Cognitive science is a multidisciplinary approach to studying and understanding internal causal states for the production of behaviour (thoughts). The primary aim of cognitive science is to provide a mechanistic (how things work) and functional (why things work) account of cognition. Cognitive science has traditionally been grounded in a ‘symbolic account’ of mind – the notion that the brain, much like a computer, manipulates abstract information that has representational content (is about something). However, recent changes in our understanding of behaviour, cognition and neuroscience have challenged these underlying assumptions. This module will outline the underlying assumptions of cognitive science, how they have been challenged by recent developments and whether cognitive science can incorporate these new developments within its existing framework. Importantly, this module will teach topics from different areas of science including; psychology, ecology, neuroscience, and computer science.

      Social, Cultural & Community Mental Health (15 credits)

      This module develops the students' knowledge of social approaches to mental health theory, research and practice, and their application to community mental health. Students' will develop a critical understanding of cultural, social, environmental and economic influences on mental health and the relationship between social adversity and mental health problems. Additionally, students will develop the ability to critically evaluate evidence bases and evidence-based mental health care practice in community settings. This module would be well suited to students who are considering careers in clinical psychology, counselling psychology, psychotherapy, mental health promotion and campaigning, social work, human rights advocacy, health management and community mental health.

    • Autumn term modules - Block 3

      Creativity & Imagination (15 credits)

      The module explores psychological aspects of creativity and imagination. Students' will develop a critical understanding of psychological theory and research relating to creative productivity across a range of contexts. Additionally, students will apply theory and research to plans for developing, enhancing and/or utilising creativity and imagination in real-world contexts.

      Psychology in Education (15 credits)

      This module is designed to give students an advanced level of understanding of the way that psychological theories and research have influenced our understanding of child and adult learning and teaching in educational settings. The aim is to direct students to develop an appreciation of traditional and contemporary research, knowledge and applications in the domain. Students will study cognitive, social, developmental, and biological theoretical perspectives, providing an integrated understanding of how psychological theory and research intersects with education in a wide range of settings. Psychology in Education provides a rich learning opportunity for students wanting to study educational psychology at Masters level and for those planning a career in teaching.

      How to DO cognitive neuroscience (15 credits)

      Cognitive neuroscience is at the forefront of advances in psychology. It is the study of brain states and how such brain states are related to behaviour and cognition. Many of the recent advances in the field are due to the rapid development and use of technology that allows us to infer what the brain is doing during different psychological states. This module aims to provide an introduction to the theory that underpins cognitive neuroscience techniques such as EEG, TMS, fMRI, TES. Moreover, and importantly the module will aim to provide a hands-on approach to learning how to use them. In this module students will have the chance to learn how to use advanced equipment by practicing with it. The aim is to teach how the equipment works, how to analyse the data, and what questions different methods can answer and what are its limitations by using them.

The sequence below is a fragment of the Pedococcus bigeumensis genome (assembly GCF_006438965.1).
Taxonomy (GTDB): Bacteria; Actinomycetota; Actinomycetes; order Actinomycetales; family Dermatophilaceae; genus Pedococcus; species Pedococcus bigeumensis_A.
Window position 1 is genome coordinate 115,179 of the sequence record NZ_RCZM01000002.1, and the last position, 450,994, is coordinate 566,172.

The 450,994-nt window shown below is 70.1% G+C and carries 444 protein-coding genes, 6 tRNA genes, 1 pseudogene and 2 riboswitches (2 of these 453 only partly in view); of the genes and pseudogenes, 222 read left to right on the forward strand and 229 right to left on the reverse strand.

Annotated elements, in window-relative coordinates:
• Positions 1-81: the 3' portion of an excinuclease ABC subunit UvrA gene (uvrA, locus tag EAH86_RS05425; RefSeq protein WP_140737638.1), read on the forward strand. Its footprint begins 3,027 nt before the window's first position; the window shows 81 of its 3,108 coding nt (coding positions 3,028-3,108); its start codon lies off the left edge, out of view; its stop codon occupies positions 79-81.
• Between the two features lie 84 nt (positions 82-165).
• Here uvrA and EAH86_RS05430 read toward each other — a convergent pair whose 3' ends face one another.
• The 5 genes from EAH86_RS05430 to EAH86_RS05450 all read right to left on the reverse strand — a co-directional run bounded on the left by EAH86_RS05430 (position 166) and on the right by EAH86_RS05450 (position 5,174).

Contemporary Psychoanalytic Practice: Psychoanalysis for Therapists (15 credits)

      The aims of this module are to provide students who are considering a career in therapeutic practice a knowledge of psychoanalytic concepts and ideas and how they have developed and are applied in contemporary therapeutic work. It will give students an understanding of the diversity and the wide range of applications of psychoanalytic approaches not only in terms of different theoretical approaches but also in relation to the treatment of different clinical pathologies, as well as to different client-groups and ages, and settings. It will inform and evaluate the contribution of psychoanalytic concepts in therapeutic work. The module aims to give insight into the different views held about the therapeutic process. It aims to give information about the situation, the landscape of psychotherapeutic practice in the UK today and prospects for further learning and employment in the field.

    • Spring term modules - Block 4

      Psychology of Music (15 credits)

      This module aims to introduce students to music psychology, a new field studying human psychological responses to music, which include emotion regulation, cognitive benefits, inter-personal coordination and empathy. The study of music as part of human communication and cognition has long eluded the psychological disciplines. Yet music is universal, very present in everyday life and most people are music users in different forms and to varying degrees. In the last twenty years the amount of published studies and applications has blossomed, making of music psychology a very topical area with significant ramifications in educational (e.g., reading) and rehabilitative contexts (e.g., Parkinson’s), as well as health, well-being and developmental disorders. The module aims to introduce aspects of music as they have been studied within different psychological fields, including behavioural neuroscience. The module would ideally combine with language modules, general cognitive neuroscience, education, atypical, health, psychology of art.